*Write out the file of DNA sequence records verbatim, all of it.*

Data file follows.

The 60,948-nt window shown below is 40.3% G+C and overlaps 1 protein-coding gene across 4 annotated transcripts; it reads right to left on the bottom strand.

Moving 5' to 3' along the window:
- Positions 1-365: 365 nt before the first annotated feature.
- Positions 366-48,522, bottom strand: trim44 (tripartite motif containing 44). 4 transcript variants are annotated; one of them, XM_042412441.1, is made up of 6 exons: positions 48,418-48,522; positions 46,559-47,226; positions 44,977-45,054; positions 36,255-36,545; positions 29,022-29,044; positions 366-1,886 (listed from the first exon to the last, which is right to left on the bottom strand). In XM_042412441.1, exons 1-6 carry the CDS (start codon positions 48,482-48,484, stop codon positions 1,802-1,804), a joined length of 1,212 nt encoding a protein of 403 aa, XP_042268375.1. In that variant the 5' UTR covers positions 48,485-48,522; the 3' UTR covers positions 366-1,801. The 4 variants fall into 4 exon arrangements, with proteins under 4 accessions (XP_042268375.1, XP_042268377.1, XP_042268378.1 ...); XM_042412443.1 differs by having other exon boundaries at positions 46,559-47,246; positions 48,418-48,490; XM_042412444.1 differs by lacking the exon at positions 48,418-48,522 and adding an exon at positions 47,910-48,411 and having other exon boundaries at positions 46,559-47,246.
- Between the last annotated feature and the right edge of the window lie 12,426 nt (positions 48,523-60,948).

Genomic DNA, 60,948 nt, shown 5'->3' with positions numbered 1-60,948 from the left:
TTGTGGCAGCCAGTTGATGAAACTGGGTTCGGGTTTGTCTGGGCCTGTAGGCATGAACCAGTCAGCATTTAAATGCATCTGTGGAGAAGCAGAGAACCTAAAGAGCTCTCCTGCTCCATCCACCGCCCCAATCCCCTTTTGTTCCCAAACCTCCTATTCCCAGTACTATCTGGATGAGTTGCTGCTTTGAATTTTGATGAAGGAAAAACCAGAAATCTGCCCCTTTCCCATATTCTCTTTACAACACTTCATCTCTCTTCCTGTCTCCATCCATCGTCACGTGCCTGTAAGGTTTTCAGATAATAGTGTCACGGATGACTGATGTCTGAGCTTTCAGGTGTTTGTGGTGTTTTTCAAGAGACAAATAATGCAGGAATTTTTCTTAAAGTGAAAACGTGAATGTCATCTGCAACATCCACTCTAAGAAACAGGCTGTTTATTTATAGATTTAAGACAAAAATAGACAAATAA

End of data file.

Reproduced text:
The 60,948-nt window shown below is 40.3% G+C and overlaps 1 protein-coding gene across 4 annotated transcripts; it reads right to left on the bottom strand.

Moving 5' to 3' along the window:
- Positions 1-365: 365 nt before the first annotated feature.
- Positions 366-48,522, bottom strand: trim44 (tripartite motif containing 44). 4 transcript variants are annotated; one of them, XM_042412441.1, is made up of 6 exons: positions 48,418-48,522; positions 46,559-47,226; positions 44,977-45,054; positions 36,255-36,545; positions 29,022-29,044; positions 366-1,886 (listed from the first exon to the last, which is right to left on the bottom strand). In XM_042412441.1, exons 1-6 carry the CDS (start codon positions 48,482-48,484, stop codon positions 1,802-1,804), a joined length of 1,212 nt encoding a protein of 403 aa, XP_042268375.1. In that variant the 5' UTR covers positions 48,485-48,522; the 3' UTR covers positions 366-1,801. The 4 variants fall into 4 exon arrangements, with proteins under 4 accessions (XP_042268375.1, XP_042268377.1, XP_042268378.1 ...); XM_042412443.1 differs by having other exon boundaries at positions 46,559-47,246; positions 48,418-48,490; XM_042412444.1 differs by lacking the exon at positions 48,418-48,522 and adding an exon at positions 47,910-48,411 and having other exon boundaries at positions 46,559-47,246.
- Between the last annotated feature and the right edge of the window lie 12,426 nt (positions 48,523-60,948).

Genomic DNA, 60,948 nt, shown 5'->3' with positions numbered 1-60,948 from the left:
TTGTGGCAGCCAGTTGATGAAACTGGGTTCGGGTTTGTCTGGGCCTGTAGGCATGAACCAGTCAGCATTTAAATGCATCTGTGGAGAAGCAGAGAACCTAAAGAGCTCTCCTGCTCCATCCACCGCCCCAATCCCCTTTTGTTCCCAAACCTCCTATTCCCAGTACTATCTGGATGAGTTGCTGCTTTGAATTTTGATGAAGGAAAAACCAGAAATCTGCCCCTTTCCCATATTCTCTTTACAACACTTCATCTCTCTTCCTGTCTCCATCCATCGTCACGTGCCTGTAAGGTTTTCAGATAATAGTGTCACGGATGACTGATGTCTGAGCTTTCAGGTGTTTGTGGTGTTTTTCAAGAGACAAATAATGCAGGAATTTTTCTTAAAGTGAAAACGTGAATGTCATCTGCAACATCCACTCTAAGAAACAGGCTGTTTATTTATAGATTTAAGACAAAAATAGACAAATAA